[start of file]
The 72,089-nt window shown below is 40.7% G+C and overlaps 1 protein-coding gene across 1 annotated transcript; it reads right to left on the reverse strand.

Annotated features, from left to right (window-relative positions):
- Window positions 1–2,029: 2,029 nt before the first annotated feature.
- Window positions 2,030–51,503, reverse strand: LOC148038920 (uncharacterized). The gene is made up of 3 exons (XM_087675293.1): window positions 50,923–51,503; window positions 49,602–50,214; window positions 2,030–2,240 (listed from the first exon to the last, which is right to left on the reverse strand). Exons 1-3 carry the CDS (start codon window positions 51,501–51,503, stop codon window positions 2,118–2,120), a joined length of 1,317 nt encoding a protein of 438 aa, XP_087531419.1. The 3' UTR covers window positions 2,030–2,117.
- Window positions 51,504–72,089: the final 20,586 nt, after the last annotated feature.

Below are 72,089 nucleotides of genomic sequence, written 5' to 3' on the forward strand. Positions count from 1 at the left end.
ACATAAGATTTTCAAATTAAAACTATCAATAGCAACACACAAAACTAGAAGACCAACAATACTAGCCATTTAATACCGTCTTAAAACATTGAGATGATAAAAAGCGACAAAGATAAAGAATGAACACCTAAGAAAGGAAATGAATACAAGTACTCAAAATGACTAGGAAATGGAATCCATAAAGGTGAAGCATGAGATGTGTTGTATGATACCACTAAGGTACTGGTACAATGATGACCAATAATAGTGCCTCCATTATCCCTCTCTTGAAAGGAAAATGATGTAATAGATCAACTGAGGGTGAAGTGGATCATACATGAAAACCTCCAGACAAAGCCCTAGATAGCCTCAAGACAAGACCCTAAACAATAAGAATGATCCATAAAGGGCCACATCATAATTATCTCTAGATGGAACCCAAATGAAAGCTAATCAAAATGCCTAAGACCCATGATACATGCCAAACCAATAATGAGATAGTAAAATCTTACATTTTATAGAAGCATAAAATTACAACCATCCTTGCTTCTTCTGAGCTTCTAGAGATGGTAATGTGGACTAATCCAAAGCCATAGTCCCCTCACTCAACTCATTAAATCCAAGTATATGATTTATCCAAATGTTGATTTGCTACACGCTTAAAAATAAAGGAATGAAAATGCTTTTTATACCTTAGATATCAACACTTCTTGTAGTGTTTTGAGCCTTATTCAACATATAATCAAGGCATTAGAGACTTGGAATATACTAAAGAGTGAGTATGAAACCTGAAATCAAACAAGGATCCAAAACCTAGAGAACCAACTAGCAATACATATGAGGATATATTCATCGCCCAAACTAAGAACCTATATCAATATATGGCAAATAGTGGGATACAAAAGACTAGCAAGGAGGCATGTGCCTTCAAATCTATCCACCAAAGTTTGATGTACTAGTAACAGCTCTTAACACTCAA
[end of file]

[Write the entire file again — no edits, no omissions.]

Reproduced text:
The 72,089-nt window shown below is 40.7% G+C and overlaps 1 protein-coding gene across 1 annotated transcript; it reads right to left on the reverse strand.

Annotated features, from left to right (window-relative positions):
- Window positions 1–2,029: 2,029 nt before the first annotated feature.
- Window positions 2,030–51,503, reverse strand: LOC148038920 (uncharacterized). The gene is made up of 3 exons (XM_087675293.1): window positions 50,923–51,503; window positions 49,602–50,214; window positions 2,030–2,240 (listed from the first exon to the last, which is right to left on the reverse strand). Exons 1-3 carry the CDS (start codon window positions 51,501–51,503, stop codon window positions 2,118–2,120), a joined length of 1,317 nt encoding a protein of 438 aa, XP_087531419.1. The 3' UTR covers window positions 2,030–2,117.
- Window positions 51,504–72,089: the final 20,586 nt, after the last annotated feature.

Below are 72,089 nucleotides of genomic sequence, written 5' to 3' on the forward strand. Positions count from 1 at the left end.
ACATAAGATTTTCAAATTAAAACTATCAATAGCAACACACAAAACTAGAAGACCAACAATACTAGCCATTTAATACCGTCTTAAAACATTGAGATGATAAAAAGCGACAAAGATAAAGAATGAACACCTAAGAAAGGAAATGAATACAAGTACTCAAAATGACTAGGAAATGGAATCCATAAAGGTGAAGCATGAGATGTGTTGTATGATACCACTAAGGTACTGGTACAATGATGACCAATAATAGTGCCTCCATTATCCCTCTCTTGAAAGGAAAATGATGTAATAGATCAACTGAGGGTGAAGTGGATCATACATGAAAACCTCCAGACAAAGCCCTAGATAGCCTCAAGACAAGACCCTAAACAATAAGAATGATCCATAAAGGGCCACATCATAATTATCTCTAGATGGAACCCAAATGAAAGCTAATCAAAATGCCTAAGACCCATGATACATGCCAAACCAATAATGAGATAGTAAAATCTTACATTTTATAGAAGCATAAAATTACAACCATCCTTGCTTCTTCTGAGCTTCTAGAGATGGTAATGTGGACTAATCCAAAGCCATAGTCCCCTCACTCAACTCATTAAATCCAAGTATATGATTTATCCAAATGTTGATTTGCTACACGCTTAAAAATAAAGGAATGAAAATGCTTTTTATACCTTAGATATCAACACTTCTTGTAGTGTTTTGAGCCTTATTCAACATATAATCAAGGCATTAGAGACTTGGAATATACTAAAGAGTGAGTATGAAACCTGAAATCAAACAAGGATCCAAAACCTAGAGAACCAACTAGCAATACATATGAGGATATATTCATCGCCCAAACTAAGAACCTATATCAATATATGGCAAATAGTGGGATACAAAAGACTAGCAAGGAGGCATGTGCCTTCAAATCTATCCACCAAAGTTTGATGTACTAGTAACAGCTCTTAACACTCAA